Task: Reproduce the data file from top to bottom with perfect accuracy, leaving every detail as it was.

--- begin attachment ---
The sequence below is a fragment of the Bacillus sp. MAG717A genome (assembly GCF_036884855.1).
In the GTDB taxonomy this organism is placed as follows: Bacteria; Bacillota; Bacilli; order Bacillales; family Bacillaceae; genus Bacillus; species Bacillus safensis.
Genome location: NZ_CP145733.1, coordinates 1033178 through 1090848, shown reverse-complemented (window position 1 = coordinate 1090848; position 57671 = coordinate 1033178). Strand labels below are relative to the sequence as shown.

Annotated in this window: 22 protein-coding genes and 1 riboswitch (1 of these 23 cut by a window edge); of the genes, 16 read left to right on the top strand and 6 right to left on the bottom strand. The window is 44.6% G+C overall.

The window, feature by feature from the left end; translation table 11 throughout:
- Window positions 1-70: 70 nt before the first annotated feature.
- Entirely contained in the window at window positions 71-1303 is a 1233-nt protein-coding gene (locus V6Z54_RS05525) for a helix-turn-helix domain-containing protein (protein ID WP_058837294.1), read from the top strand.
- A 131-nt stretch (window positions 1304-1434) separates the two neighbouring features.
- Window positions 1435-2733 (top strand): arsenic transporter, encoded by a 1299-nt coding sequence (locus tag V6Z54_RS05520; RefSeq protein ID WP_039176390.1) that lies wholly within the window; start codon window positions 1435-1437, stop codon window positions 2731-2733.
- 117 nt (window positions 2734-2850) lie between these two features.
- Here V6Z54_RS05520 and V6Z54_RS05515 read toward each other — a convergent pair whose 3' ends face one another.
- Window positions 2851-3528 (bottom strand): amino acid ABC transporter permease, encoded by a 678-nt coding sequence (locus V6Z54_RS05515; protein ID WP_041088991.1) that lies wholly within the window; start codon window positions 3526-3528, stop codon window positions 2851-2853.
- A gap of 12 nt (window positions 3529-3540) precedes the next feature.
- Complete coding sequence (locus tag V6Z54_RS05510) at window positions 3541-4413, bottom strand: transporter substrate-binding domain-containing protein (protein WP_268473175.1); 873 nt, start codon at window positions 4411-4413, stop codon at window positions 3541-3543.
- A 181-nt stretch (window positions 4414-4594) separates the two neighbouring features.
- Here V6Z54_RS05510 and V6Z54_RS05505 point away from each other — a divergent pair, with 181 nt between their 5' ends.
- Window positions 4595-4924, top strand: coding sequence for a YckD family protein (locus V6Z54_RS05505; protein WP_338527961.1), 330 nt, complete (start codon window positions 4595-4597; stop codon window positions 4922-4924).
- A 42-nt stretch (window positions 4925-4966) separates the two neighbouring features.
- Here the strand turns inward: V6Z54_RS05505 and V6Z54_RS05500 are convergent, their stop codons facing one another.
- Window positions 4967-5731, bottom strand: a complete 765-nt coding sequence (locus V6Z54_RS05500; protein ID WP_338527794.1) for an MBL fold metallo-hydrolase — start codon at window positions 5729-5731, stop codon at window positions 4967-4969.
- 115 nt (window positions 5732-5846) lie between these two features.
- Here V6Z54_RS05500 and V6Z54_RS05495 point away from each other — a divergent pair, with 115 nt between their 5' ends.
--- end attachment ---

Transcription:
The sequence below is a fragment of the Bacillus sp. MAG717A genome (assembly GCF_036884855.1).
In the GTDB taxonomy this organism is placed as follows: Bacteria; Bacillota; Bacilli; order Bacillales; family Bacillaceae; genus Bacillus; species Bacillus safensis.
Genome location: NZ_CP145733.1, coordinates 1033178 through 1090848, shown reverse-complemented (window position 1 = coordinate 1090848; position 57671 = coordinate 1033178). Strand labels below are relative to the sequence as shown.

Annotated in this window: 22 protein-coding genes and 1 riboswitch (1 of these 23 cut by a window edge); of the genes, 16 read left to right on the top strand and 6 right to left on the bottom strand. The window is 44.6% G+C overall.

The window, feature by feature from the left end; translation table 11 throughout:
- Window positions 1-70: 70 nt before the first annotated feature.
- Entirely contained in the window at window positions 71-1303 is a 1233-nt protein-coding gene (locus V6Z54_RS05525) for a helix-turn-helix domain-containing protein (protein ID WP_058837294.1), read from the top strand.
- A 131-nt stretch (window positions 1304-1434) separates the two neighbouring features.
- Window positions 1435-2733 (top strand): arsenic transporter, encoded by a 1299-nt coding sequence (locus tag V6Z54_RS05520; RefSeq protein ID WP_039176390.1) that lies wholly within the window; start codon window positions 1435-1437, stop codon window positions 2731-2733.
- 117 nt (window positions 2734-2850) lie between these two features.
- Here V6Z54_RS05520 and V6Z54_RS05515 read toward each other — a convergent pair whose 3' ends face one another.
- Window positions 2851-3528 (bottom strand): amino acid ABC transporter permease, encoded by a 678-nt coding sequence (locus V6Z54_RS05515; protein ID WP_041088991.1) that lies wholly within the window; start codon window positions 3526-3528, stop codon window positions 2851-2853.
- A gap of 12 nt (window positions 3529-3540) precedes the next feature.
- Complete coding sequence (locus tag V6Z54_RS05510) at window positions 3541-4413, bottom strand: transporter substrate-binding domain-containing protein (protein WP_268473175.1); 873 nt, start codon at window positions 4411-4413, stop codon at window positions 3541-3543.
- A 181-nt stretch (window positions 4414-4594) separates the two neighbouring features.
- Here V6Z54_RS05510 and V6Z54_RS05505 point away from each other — a divergent pair, with 181 nt between their 5' ends.
- Window positions 4595-4924, top strand: coding sequence for a YckD family protein (locus V6Z54_RS05505; protein WP_338527961.1), 330 nt, complete (start codon window positions 4595-4597; stop codon window positions 4922-4924).
- A 42-nt stretch (window positions 4925-4966) separates the two neighbouring features.
- Here the strand turns inward: V6Z54_RS05505 and V6Z54_RS05500 are convergent, their stop codons facing one another.
- Window positions 4967-5731, bottom strand: a complete 765-nt coding sequence (locus V6Z54_RS05500; protein ID WP_338527794.1) for an MBL fold metallo-hydrolase — start codon at window positions 5729-5731, stop codon at window positions 4967-4969.
- 115 nt (window positions 5732-5846) lie between these two features.
- Here V6Z54_RS05500 and V6Z54_RS05495 point away from each other — a divergent pair, with 115 nt between their 5' ends.